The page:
Sharp or quick witted, I’m told I’m both by people who have gotten to know me in the last few years. I mention this because it’s not what people imagine when they learn I have a brain injury. The general perception of someone with a brain injury is, someone who can’t think for themselves and can’t walk or talk. But definitely the process stuff.
Today, I saw the lovely Bella (it’s Italian for beautiful, but more importantly in the feminine) it’s what I call her because I can’t recall her name, however she speaks Italian, I do not, but not the point right now.
I asked how she was and took it as an opportunity to answer honestly. Winter has just begun in Melbourne and she stated her throat is a little sore.
I recommended something and wrote it down for her. I explained to her while I don’t know Italian, I am a bit of a Nonna (Italian Grandmother who likes to look after people).
On leaving my favourite café I handed the information on some paper to Tobey (the Barista), I mentioned my handwriting has really suffered of late, so I wrote it twice. He read it and passed it on to her. He said “Yes, echinacea, I could have told her that”, so I asked “Yes, but did you?”
He didn’t hear me the first time, but he did agree he had not thought to tell her. Luckily, I will be able to give him some cheek about it tomorrow and he won’t be offered. And I will have some for Bella tomorrow.
People who have known me over the past 10+ years, they have commented on my sharp wit and that I’ve got the quickest wit of anyone she knows.
Hello! Compliment. Right here…
There are people who treat me like I’m an idiot because I have a brain injury. There are many ways people comment on my disability. One particular consistent ‘opening’ is – “You look like you’ve been through the wars!” Which I received most recently today. I was a little wet from having to walk a short distance in the rain. So everything else is my base-line already and I didn’t feel the need to comment.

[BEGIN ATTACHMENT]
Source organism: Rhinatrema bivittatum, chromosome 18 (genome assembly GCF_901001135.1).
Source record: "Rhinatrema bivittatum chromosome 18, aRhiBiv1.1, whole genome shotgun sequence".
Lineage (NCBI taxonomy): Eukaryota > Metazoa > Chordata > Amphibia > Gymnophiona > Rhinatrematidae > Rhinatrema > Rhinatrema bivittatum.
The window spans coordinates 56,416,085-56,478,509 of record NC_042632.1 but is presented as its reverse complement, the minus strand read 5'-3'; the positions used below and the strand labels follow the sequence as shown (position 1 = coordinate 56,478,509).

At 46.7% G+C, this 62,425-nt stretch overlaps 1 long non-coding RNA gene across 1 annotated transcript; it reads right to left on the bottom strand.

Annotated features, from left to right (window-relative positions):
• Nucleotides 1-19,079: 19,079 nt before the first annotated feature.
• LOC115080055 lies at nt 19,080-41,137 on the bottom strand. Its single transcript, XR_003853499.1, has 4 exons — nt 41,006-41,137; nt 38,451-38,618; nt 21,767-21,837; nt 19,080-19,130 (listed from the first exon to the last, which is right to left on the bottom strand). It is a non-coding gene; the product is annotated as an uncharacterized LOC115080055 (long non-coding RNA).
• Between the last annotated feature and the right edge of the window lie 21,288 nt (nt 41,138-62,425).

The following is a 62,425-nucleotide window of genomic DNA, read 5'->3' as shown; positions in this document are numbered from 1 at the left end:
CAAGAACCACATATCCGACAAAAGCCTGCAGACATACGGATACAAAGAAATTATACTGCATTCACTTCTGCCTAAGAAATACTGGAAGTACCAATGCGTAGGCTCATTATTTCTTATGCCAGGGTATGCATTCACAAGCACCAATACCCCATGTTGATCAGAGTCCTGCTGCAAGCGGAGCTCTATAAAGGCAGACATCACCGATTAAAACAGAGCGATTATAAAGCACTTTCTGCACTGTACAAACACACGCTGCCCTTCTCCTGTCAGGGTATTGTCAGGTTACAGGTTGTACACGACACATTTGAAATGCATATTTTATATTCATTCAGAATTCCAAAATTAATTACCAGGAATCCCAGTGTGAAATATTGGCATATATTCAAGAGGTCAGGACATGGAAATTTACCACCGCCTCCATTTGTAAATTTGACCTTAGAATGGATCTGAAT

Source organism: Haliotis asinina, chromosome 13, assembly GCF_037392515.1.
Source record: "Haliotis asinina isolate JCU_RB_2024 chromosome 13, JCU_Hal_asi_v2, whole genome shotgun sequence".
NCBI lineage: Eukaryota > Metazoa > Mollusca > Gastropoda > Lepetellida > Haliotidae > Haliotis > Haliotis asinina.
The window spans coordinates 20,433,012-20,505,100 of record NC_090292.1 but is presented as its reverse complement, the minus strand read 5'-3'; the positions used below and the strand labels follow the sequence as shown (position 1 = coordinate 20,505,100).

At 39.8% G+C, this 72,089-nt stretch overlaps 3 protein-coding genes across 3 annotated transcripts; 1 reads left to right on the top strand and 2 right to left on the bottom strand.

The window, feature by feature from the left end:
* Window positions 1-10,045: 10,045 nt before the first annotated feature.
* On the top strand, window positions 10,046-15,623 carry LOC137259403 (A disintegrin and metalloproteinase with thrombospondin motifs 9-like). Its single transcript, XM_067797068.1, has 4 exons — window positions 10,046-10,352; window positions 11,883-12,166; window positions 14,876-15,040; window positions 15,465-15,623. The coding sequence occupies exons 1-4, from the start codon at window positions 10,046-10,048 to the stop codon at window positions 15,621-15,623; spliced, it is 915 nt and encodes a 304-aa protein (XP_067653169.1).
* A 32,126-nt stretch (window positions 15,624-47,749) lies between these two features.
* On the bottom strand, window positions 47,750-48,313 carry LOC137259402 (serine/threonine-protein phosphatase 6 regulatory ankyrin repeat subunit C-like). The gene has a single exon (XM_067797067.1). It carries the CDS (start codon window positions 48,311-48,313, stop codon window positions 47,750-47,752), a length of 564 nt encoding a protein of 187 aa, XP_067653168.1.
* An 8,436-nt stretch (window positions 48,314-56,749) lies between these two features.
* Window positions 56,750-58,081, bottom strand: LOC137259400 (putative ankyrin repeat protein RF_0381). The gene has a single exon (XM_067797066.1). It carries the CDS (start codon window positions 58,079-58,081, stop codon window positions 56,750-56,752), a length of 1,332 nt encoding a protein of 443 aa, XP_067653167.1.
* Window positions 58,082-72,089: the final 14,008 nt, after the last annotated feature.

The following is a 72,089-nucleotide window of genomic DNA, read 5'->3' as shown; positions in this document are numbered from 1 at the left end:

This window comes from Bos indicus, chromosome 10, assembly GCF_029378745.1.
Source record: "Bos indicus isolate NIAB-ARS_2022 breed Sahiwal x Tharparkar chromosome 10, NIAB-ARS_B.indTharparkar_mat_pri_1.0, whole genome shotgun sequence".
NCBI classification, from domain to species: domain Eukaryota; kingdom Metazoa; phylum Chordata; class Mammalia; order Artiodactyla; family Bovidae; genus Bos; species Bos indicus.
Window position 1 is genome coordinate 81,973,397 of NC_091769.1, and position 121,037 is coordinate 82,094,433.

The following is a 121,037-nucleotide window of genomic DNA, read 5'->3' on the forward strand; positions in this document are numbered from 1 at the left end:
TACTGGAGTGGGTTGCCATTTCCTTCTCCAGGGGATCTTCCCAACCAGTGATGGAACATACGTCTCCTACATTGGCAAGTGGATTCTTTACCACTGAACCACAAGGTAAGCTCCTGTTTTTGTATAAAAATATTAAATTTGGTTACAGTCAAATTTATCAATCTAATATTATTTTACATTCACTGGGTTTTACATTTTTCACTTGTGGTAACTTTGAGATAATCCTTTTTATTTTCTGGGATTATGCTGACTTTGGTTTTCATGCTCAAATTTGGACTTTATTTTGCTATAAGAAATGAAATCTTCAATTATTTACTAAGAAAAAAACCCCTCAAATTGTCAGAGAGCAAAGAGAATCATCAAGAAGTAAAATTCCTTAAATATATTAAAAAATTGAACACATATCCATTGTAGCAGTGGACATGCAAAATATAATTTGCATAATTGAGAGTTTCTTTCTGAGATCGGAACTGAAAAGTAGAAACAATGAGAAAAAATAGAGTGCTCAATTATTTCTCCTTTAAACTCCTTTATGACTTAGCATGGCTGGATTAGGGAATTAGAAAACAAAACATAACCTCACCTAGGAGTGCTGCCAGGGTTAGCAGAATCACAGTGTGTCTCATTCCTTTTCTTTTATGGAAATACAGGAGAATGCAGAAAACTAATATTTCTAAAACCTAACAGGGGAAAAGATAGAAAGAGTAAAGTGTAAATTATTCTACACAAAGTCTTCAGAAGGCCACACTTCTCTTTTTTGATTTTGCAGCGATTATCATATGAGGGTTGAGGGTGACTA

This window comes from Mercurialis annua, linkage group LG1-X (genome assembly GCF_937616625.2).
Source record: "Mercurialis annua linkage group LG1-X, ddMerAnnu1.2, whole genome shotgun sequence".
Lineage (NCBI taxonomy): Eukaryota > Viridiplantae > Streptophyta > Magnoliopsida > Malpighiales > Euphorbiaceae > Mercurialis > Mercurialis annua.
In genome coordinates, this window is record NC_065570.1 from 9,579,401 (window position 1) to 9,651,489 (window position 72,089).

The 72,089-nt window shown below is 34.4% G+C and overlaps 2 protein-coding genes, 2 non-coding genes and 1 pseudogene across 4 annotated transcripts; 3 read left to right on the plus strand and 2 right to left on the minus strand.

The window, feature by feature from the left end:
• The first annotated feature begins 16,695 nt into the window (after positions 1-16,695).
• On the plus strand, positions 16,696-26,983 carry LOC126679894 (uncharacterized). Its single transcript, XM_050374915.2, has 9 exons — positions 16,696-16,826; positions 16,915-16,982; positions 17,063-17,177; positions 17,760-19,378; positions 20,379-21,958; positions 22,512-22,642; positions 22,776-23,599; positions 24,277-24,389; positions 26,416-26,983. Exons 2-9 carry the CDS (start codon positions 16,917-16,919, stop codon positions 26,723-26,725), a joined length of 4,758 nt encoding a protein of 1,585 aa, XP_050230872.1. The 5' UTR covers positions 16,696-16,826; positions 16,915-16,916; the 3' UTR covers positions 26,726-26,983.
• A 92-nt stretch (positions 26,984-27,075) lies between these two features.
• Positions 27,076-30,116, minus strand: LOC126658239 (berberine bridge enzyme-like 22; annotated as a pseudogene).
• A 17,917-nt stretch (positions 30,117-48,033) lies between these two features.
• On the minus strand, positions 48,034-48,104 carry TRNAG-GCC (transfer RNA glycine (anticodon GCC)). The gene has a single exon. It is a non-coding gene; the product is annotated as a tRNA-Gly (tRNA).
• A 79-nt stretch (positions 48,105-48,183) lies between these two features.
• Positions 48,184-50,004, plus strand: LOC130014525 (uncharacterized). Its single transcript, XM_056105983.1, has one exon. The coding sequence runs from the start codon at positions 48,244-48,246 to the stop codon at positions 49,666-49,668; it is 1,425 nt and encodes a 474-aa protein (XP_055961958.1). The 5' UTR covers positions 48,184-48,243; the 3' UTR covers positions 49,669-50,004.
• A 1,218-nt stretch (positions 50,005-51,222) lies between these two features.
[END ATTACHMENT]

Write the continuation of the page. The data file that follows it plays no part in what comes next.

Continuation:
First time ever I came up with the best response, but not on the spot.
So, here’s how I will respond to that line in the future.
“Not a war, a battle! I won!
Yeah! This is what winning looks like and then imagine what loosing would have looked like.”
I generally follow comments like this with a sharp look and a smile. So they know I do mean it, but that I’ve also accepted it.
Another older lady sat in the waiting room to wait for her taxi. She also had a walking stick, now she commented to me; “That’s the thing with stroke, it takes your independence!” I’m sure I’ve encountered this woman before, her name is also Helen.
I respond swiftly with ‘Ah, but it doesn’t take our sense of humour.’
I think I even put a little Scottish brogue on it in the tone of “But they will never take our freedom.”